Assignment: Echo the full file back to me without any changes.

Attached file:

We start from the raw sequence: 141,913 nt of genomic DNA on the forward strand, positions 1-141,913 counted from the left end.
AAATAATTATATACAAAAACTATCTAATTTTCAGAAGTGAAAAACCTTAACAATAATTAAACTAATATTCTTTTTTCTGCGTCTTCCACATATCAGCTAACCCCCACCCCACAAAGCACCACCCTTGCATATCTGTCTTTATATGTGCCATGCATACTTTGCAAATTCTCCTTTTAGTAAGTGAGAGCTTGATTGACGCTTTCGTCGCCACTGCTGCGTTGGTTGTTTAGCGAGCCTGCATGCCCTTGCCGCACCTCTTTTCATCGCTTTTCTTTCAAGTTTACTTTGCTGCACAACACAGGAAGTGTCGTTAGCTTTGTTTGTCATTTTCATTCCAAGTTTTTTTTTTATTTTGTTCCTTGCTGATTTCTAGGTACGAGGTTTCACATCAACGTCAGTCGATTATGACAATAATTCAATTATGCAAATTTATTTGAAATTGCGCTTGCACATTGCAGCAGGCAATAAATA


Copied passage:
We start from the raw sequence: 141,913 nt of genomic DNA on the forward strand, positions 1-141,913 counted from the left end.
AAATAATTATATACAAAAACTATCTAATTTTCAGAAGTGAAAAACCTTAACAATAATTAAACTAATATTCTTTTTTCTGCGTCTTCCACATATCAGCTAACCCCCACCCCACAAAGCACCACCCTTGCATATCTGTCTTTATATGTGCCATGCATACTTTGCAAATTCTCCTTTTAGTAAGTGAGAGCTTGATTGACGCTTTCGTCGCCACTGCTGCGTTGGTTGTTTAGCGAGCCTGCATGCCCTTGCCGCACCTCTTTTCATCGCTTTTCTTTCAAGTTTACTTTGCTGCACAACACAGGAAGTGTCGTTAGCTTTGTTTGTCATTTTCATTCCAAGTTTTTTTTTTATTTTGTTCCTTGCTGATTTCTAGGTACGAGGTTTCACATCAACGTCAGTCGATTATGACAATAATTCAATTATGCAAATTTATTTGAAATTGCGCTTGCACATTGCAGCAGGCAATAAATA